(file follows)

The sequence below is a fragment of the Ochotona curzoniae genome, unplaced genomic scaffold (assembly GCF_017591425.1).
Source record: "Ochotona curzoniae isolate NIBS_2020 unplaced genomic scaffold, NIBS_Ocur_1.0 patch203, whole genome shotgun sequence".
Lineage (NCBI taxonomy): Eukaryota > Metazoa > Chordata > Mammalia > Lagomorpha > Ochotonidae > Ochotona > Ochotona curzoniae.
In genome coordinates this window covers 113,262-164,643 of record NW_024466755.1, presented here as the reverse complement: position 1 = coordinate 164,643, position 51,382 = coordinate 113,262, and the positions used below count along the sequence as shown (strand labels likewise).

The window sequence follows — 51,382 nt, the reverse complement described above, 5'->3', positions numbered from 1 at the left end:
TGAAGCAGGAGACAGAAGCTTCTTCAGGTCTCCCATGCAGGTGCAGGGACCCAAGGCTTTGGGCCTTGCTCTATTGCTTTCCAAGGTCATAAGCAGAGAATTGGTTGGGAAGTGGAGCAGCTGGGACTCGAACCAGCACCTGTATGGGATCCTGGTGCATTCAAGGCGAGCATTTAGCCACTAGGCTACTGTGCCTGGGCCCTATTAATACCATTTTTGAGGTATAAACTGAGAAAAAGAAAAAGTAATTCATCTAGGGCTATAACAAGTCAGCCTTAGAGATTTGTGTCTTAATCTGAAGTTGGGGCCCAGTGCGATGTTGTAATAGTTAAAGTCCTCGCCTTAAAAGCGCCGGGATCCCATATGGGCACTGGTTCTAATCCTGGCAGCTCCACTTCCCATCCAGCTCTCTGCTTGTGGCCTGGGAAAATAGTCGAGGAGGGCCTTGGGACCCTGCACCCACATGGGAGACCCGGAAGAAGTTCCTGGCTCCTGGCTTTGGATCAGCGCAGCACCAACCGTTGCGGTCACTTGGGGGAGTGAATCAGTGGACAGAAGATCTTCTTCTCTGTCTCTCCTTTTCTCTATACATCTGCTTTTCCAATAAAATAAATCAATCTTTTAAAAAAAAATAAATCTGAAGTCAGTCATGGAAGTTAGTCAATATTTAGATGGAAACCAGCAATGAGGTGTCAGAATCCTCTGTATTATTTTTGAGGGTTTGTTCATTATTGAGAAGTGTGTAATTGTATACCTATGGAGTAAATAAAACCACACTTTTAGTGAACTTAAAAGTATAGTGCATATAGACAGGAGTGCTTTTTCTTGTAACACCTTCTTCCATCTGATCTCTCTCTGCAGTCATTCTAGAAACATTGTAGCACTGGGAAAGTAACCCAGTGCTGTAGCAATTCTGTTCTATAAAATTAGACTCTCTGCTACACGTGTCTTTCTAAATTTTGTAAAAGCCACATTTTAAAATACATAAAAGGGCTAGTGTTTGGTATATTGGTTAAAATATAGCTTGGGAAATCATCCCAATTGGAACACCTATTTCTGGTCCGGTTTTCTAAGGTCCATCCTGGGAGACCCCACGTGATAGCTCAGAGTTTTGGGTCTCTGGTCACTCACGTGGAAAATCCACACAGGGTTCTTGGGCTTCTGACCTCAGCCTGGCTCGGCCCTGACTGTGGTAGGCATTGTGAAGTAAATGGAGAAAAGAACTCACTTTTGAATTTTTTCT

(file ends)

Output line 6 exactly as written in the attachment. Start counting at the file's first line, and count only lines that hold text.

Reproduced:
TGAAGCAGGAGACAGAAGCTTCTTCAGGTCTCCCATGCAGGTGCAGGGACCCAAGGCTTTGGGCCTTGCTCTATTGCTTTCCAAGGTCATAAGCAGAGAATTGGTTGGGAAGTGGAGCAGCTGGGACTCGAACCAGCACCTGTATGGGATCCTGGTGCATTCAAGGCGAGCATTTAGCCACTAGGCTACTGTGCCTGGGCCCTATTAATACCATTTTTGAGGTATAAACTGAGAAAAAGAAAAAGTAATTCATCTAGGGCTATAACAAGTCAGCCTTAGAGATTTGTGTCTTAATCTGAAGTTGGGGCCCAGTGCGATGTTGTAATAGTTAAAGTCCTCGCCTTAAAAGCGCCGGGATCCCATATGGGCACTGGTTCTAATCCTGGCAGCTCCACTTCCCATCCAGCTCTCTGCTTGTGGCCTGGGAAAATAGTCGAGGAGGGCCTTGGGACCCTGCACCCACATGGGAGACCCGGAAGAAGTTCCTGGCTCCTGGCTTTGGATCAGCGCAGCACCAACCGTTGCGGTCACTTGGGGGAGTGAATCAGTGGACAGAAGATCTTCTTCTCTGTCTCTCCTTTTCTCTATACATCTGCTTTTCCAATAAAATAAATCAATCTTTTAAAAAAAAATAAATCTGAAGTCAGTCATGGAAGTTAGTCAATATTTAGATGGAAACCAGCAATGAGGTGTCAGAATCCTCTGTATTATTTTTGAGGGTTTGTTCATTATTGAGAAGTGTGTAATTGTATACCTATGGAGTAAATAAAACCACACTTTTAGTGAACTTAAAAGTATAGTGCATATAGACAGGAGTGCTTTTTCTTGTAACACCTTCTTCCATCTGATCTCTCTCTGCAGTCATTCTAGAAACATTGTAGCACTGGGAAAGTAACCCAGTGCTGTAGCAATTCTGTTCTATAAAATTAGACTCTCTGCTACACGTGTCTTTCTAAATTTTGTAAAAGCCACATTTTAAAATACATAAAAGGGCTAGTGTTTGGTATATTGGTTAAAATATAGCTTGGGAAATCATCCCAATTGGAACACCTATTTCTGGTCCGGTTTTCTAAGGTCCATCCTGGGAGACCCCACGTGATAGCTCAGAGTTTTGGGTCTCTGGTCACTCACGTGGAAAATCCACACAGGGTTCTTGGGCTTCTGACCTCAGCCTGGCTCGGCCCTGACTGTGGTAGGCATTGTGAAGTAAATGGAGAAAAGAACTCACTTTTGAATTTTTTCT